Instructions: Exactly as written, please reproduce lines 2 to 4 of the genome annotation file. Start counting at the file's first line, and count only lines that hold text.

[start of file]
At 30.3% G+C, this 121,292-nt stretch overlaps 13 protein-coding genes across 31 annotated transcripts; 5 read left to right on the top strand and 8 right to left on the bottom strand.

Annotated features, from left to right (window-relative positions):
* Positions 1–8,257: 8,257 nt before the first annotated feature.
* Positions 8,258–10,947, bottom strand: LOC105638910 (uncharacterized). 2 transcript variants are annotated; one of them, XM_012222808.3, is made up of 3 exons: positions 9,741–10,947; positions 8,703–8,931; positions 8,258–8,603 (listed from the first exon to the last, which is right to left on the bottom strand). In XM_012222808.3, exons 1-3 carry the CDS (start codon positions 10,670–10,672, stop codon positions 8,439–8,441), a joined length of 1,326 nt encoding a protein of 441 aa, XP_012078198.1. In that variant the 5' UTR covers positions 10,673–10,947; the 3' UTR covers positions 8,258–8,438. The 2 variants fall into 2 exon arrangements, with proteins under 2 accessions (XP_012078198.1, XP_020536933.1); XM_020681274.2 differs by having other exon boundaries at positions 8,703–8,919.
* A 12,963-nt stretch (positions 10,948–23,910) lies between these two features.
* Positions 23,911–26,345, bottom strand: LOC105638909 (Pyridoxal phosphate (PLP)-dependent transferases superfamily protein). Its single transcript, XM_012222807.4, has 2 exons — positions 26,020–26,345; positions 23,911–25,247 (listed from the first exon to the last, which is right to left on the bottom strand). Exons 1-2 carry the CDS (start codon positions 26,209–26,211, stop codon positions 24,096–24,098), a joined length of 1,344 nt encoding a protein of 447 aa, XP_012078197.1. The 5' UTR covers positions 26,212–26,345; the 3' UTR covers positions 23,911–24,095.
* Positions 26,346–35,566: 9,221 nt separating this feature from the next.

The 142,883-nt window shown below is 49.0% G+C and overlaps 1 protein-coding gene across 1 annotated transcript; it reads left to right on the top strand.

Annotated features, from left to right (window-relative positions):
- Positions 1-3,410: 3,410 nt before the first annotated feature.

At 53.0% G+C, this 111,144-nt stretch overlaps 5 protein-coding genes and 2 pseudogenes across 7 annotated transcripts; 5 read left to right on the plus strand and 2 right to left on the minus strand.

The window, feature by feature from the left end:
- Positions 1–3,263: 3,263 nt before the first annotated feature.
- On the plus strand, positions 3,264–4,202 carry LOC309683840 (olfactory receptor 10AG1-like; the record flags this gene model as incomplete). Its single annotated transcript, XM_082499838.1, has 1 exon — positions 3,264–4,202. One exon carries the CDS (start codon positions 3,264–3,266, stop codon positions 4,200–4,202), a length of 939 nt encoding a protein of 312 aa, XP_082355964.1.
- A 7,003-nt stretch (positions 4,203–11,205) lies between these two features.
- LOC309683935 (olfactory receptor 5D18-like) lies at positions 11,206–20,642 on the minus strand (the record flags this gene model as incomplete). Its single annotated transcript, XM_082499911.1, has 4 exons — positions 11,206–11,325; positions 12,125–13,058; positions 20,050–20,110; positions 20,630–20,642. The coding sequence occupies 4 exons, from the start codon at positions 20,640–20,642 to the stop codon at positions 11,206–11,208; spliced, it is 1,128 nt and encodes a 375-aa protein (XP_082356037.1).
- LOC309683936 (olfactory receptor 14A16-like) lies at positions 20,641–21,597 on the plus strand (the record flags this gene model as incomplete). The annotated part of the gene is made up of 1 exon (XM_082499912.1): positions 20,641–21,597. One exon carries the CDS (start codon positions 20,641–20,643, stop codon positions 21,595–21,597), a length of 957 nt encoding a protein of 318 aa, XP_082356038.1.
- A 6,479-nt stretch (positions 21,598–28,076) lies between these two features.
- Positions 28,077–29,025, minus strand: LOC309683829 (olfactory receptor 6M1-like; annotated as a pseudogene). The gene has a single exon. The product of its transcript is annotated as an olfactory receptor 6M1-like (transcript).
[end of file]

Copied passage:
Annotated features, from left to right (window-relative positions):
* Positions 1–8,257: 8,257 nt before the first annotated feature.
* Positions 8,258–10,947, bottom strand: LOC105638910 (uncharacterized). 2 transcript variants are annotated; one of them, XM_012222808.3, is made up of 3 exons: positions 9,741–10,947; positions 8,703–8,931; positions 8,258–8,603 (listed from the first exon to the last, which is right to left on the bottom strand). In XM_012222808.3, exons 1-3 carry the CDS (start codon positions 10,670–10,672, stop codon positions 8,439–8,441), a joined length of 1,326 nt encoding a protein of 441 aa, XP_012078198.1. In that variant the 5' UTR covers positions 10,673–10,947; the 3' UTR covers positions 8,258–8,438. The 2 variants fall into 2 exon arrangements, with proteins under 2 accessions (XP_012078198.1, XP_020536933.1); XM_020681274.2 differs by having other exon boundaries at positions 8,703–8,919.